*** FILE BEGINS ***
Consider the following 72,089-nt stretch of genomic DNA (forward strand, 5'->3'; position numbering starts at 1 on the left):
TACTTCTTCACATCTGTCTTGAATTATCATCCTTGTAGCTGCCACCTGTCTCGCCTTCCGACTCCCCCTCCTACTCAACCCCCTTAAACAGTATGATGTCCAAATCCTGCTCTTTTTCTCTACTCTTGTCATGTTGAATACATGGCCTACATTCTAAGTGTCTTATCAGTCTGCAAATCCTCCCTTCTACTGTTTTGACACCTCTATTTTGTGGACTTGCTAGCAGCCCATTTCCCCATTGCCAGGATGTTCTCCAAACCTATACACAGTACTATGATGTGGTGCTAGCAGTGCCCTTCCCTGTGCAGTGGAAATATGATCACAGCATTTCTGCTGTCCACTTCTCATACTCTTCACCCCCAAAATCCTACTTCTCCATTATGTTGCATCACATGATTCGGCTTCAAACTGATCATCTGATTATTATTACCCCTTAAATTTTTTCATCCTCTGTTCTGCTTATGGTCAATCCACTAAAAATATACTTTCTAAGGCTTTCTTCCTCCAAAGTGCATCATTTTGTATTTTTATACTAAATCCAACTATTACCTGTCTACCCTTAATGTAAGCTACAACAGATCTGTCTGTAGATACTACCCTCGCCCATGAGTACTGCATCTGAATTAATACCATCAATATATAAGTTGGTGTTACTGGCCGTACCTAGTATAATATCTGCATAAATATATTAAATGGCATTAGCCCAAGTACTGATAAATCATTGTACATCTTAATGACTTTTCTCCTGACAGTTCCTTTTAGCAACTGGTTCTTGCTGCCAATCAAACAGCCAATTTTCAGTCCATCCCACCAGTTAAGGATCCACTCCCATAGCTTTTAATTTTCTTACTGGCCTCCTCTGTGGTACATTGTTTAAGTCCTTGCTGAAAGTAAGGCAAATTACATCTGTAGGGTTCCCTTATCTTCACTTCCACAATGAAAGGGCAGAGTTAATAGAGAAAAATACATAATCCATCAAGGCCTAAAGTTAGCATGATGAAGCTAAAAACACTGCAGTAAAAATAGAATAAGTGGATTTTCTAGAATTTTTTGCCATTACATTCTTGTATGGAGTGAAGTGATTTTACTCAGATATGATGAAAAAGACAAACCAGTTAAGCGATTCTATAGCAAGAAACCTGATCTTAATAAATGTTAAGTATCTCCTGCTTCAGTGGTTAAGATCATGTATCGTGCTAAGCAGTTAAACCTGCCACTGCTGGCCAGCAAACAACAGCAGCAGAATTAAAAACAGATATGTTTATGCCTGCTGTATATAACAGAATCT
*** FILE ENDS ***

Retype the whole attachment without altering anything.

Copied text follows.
Consider the following 72,089-nt stretch of genomic DNA (forward strand, 5'->3'; position numbering starts at 1 on the left):
TACTTCTTCACATCTGTCTTGAATTATCATCCTTGTAGCTGCCACCTGTCTCGCCTTCCGACTCCCCCTCCTACTCAACCCCCTTAAACAGTATGATGTCCAAATCCTGCTCTTTTTCTCTACTCTTGTCATGTTGAATACATGGCCTACATTCTAAGTGTCTTATCAGTCTGCAAATCCTCCCTTCTACTGTTTTGACACCTCTATTTTGTGGACTTGCTAGCAGCCCATTTCCCCATTGCCAGGATGTTCTCCAAACCTATACACAGTACTATGATGTGGTGCTAGCAGTGCCCTTCCCTGTGCAGTGGAAATATGATCACAGCATTTCTGCTGTCCACTTCTCATACTCTTCACCCCCAAAATCCTACTTCTCCATTATGTTGCATCACATGATTCGGCTTCAAACTGATCATCTGATTATTATTACCCCTTAAATTTTTTCATCCTCTGTTCTGCTTATGGTCAATCCACTAAAAATATACTTTCTAAGGCTTTCTTCCTCCAAAGTGCATCATTTTGTATTTTTATACTAAATCCAACTATTACCTGTCTACCCTTAATGTAAGCTACAACAGATCTGTCTGTAGATACTACCCTCGCCCATGAGTACTGCATCTGAATTAATACCATCAATATATAAGTTGGTGTTACTGGCCGTACCTAGTATAATATCTGCATAAATATATTAAATGGCATTAGCCCAAGTACTGATAAATCATTGTACATCTTAATGACTTTTCTCCTGACAGTTCCTTTTAGCAACTGGTTCTTGCTGCCAATCAAACAGCCAATTTTCAGTCCATCCCACCAGTTAAGGATCCACTCCCATAGCTTTTAATTTTCTTACTGGCCTCCTCTGTGGTACATTGTTTAAGTCCTTGCTGAAAGTAAGGCAAATTACATCTGTAGGGTTCCCTTATCTTCACTTCCACAATGAAAGGGCAGAGTTAATAGAGAAAAATACATAATCCATCAAGGCCTAAAGTTAGCATGATGAAGCTAAAAACACTGCAGTAAAAATAGAATAAGTGGATTTTCTAGAATTTTTTGCCATTACATTCTTGTATGGAGTGAAGTGATTTTACTCAGATATGATGAAAAAGACAAACCAGTTAAGCGATTCTATAGCAAGAAACCTGATCTTAATAAATGTTAAGTATCTCCTGCTTCAGTGGTTAAGATCATGTATCGTGCTAAGCAGTTAAACCTGCCACTGCTGGCCAGCAAACAACAGCAGCAGAATTAAAAACAGATATGTTTATGCCTGCTGTATATAACAGAATCT